Most students think that if an object is moving, there must be a force in the direction of its motion
This idea is likely to be extremely resistant to change.
Resources to Address This
Drag forces and motion (11-14)
Looking at the forces that affect the speed of a moving objectView Resource
- Clement, J. () "Students' alternative conceptions in mechanics: a coherent system of preconceptions?" In H. Helm, and J. D. Novak (Eds.), Proceedings of the International Seminar: Misconceptions in Science and Mathematics. Cornell University, Ithaca, NY, 310-315.
This study highlighted common ideas among students, including the ideas that a force can be used up; a force inside a moving object is what keeps it going and if there is motion, there must be a force in the direction of motion. They suggest teachers develop metaphors which organise intuitions the student already has.
- Trumper, R. and Gorsky, P. () A cross-college age study about physics students' conceptions of force in pre-service training for high school teachers. Physics Education, 31 (4), 227-236.
This Israeli study examined students' ability to develop energy-related ideas, finding that prior knowledge positively influenced idea development, while open or closed-mindedness showed no correlation.
- Watts, D. M. and Zylbersztajn, A. () A survey of some children's ideas about force. Physics Education, 16 (6), 360-365.
Many students in secondary schools have an unclear or incorrect understanding of the relationship between the motion of objects and the forces acting on them; this is particularly true when one of these forces is gravity. The researchers identify a range of student misconceptions and suggest that teachers need to use these as starting points to develop activities which challenge students to overcome them.
- McCloskey, M., Caramazza, A. and Green, B. () Curvilinear Motion in the Absence of External Forces: Naïve Beliefs About the Motion of Objects. Science, 210 (4474), 1139-1141.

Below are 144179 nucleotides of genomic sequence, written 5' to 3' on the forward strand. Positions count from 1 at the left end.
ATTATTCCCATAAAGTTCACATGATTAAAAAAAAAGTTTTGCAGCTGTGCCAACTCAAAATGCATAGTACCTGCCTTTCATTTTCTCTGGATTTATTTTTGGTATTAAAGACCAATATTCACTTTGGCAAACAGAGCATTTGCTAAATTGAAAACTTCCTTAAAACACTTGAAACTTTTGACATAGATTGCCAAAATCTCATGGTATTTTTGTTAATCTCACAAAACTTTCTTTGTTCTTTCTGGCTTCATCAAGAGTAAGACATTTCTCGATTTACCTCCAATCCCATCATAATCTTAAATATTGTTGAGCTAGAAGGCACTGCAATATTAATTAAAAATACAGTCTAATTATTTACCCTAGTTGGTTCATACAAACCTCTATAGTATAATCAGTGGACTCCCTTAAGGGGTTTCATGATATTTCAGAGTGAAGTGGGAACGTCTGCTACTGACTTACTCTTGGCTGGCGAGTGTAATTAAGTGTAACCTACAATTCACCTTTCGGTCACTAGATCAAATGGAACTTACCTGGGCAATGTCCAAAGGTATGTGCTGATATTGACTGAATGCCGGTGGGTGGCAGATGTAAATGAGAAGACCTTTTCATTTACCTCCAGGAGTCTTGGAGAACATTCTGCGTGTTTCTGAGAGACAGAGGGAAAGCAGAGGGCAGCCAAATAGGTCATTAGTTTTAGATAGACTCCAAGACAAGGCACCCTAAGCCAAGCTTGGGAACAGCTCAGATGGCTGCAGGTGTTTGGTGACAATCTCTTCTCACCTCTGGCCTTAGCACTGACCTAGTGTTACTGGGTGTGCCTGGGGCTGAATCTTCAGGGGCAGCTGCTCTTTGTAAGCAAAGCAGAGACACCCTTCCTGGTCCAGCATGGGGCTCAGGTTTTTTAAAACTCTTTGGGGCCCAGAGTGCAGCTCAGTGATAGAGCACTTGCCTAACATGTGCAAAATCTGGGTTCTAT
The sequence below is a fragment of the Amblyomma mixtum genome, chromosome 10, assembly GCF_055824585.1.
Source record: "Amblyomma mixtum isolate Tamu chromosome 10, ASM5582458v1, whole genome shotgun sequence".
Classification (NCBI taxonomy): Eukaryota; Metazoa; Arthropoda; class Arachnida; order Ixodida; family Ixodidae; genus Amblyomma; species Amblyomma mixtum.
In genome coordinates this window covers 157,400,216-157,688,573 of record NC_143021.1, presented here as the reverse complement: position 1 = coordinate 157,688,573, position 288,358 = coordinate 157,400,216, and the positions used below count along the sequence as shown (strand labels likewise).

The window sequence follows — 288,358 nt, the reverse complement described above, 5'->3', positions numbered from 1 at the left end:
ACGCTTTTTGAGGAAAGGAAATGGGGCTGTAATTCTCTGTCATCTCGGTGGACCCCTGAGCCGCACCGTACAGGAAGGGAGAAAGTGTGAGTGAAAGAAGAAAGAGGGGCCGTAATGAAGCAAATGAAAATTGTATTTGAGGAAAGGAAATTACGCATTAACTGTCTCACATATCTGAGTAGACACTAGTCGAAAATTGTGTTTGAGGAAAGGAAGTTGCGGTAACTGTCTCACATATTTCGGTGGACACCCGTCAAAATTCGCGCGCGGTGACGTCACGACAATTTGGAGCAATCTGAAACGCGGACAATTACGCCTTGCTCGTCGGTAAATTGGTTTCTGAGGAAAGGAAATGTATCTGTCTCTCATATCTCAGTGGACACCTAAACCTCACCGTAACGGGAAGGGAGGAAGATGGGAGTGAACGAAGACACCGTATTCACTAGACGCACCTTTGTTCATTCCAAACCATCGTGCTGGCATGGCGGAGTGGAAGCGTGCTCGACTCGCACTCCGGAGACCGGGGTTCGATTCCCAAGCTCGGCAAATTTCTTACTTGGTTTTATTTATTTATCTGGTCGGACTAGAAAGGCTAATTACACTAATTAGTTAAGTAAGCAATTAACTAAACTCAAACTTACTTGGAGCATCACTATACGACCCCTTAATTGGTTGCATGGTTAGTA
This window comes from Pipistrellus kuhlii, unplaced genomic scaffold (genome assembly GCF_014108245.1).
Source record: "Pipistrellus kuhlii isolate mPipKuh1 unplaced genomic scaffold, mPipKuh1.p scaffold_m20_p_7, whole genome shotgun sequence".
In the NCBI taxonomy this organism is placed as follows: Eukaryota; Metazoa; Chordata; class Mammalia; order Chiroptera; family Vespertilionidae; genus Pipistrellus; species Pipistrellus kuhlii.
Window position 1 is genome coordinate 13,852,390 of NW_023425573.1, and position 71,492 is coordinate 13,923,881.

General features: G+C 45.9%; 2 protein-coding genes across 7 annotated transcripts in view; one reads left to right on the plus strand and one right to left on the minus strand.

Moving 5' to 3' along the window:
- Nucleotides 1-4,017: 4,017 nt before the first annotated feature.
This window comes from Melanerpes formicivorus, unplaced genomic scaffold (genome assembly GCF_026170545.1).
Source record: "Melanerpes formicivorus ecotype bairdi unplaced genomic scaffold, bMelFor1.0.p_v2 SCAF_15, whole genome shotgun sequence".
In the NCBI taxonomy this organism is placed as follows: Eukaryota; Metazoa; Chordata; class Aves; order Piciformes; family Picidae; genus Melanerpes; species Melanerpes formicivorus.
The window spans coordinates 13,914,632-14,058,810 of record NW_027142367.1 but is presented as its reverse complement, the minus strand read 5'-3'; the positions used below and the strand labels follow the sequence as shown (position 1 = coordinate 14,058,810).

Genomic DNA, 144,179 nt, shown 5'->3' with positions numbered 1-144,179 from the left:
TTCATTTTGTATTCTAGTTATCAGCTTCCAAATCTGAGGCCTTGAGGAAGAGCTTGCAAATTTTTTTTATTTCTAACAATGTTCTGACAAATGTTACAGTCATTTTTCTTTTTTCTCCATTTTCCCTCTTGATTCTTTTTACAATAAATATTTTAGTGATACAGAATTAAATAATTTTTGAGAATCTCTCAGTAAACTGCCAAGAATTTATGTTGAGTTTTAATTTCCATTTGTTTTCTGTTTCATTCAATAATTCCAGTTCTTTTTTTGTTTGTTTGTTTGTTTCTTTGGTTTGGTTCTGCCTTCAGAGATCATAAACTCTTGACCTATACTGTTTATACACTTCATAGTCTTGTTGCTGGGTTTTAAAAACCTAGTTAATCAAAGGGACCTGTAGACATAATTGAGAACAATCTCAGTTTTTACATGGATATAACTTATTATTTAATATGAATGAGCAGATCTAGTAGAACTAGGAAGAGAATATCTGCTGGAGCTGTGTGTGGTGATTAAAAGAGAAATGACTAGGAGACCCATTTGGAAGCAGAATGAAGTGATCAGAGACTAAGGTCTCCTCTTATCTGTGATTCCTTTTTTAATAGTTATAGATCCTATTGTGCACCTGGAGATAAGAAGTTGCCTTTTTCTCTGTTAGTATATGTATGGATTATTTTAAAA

47 US-based university students (15 without formal physics education, 22 with high school physics, and 10 with university-level physics) were asked to draw the path a moving object would follow in several different situations. Over half of the students evidenced striking misconceptions: many believed that even in the absence of external forces, objects would move in curved paths.
- White, B. Y. () Sources of Difficulty in Understanding Newtonian Dynamics. Cognitive Science, 7 (1), 41-65.
This US study examined the responses of 40 high school science students (mean age 16.4) from an upper-middle-class suburb to a series of questions on Newtonian dynamics. Solutions and any comments made during the questions were recorded, and interviews and diagrams were drawn.
- Watts, D. M. () A study of schoolchildren's alternative frameworks of the concept of force. International Journal of Science Education, 5 (2), 217-230.
This study used an interview approach to identify the conceptions of force of 12 students aged 11-17. Students were drawn from a range of schools in the Greater London area, from both junior science classes and advanced-level physics classes.
- Finegold, M. and Gorsky, P. () Students' Concept of Force as Applied to Related Physical Systems: A Search for Consistency. International Journal of Science Education, 13 (1), 97-113.
This Israel-based study aimed to determine the percentage of students (ages 15-20) able to consistently apply a given correct (or incorrect) framework of beliefs about forces and categorise them. The sample was made up of two groups, 333 university students and 201 high school students, and used a 10-item written test as well as interviews to probe their understanding.
- Ogborn, J. () Understanding students' understandings: An example from dynamics. International Journal of Science Education, 7 (2), 141-150.
- Clement, J. () Students' preconceptions in introductory mechanics. American Journal of Physics, 50 (1), 66-71.
- Gilbert, J. K., Watts, D. M. and Osborne, R. J. () Students' Conceptions of Ideas in Mechanics. Physics Education, 17 (2), 62-66.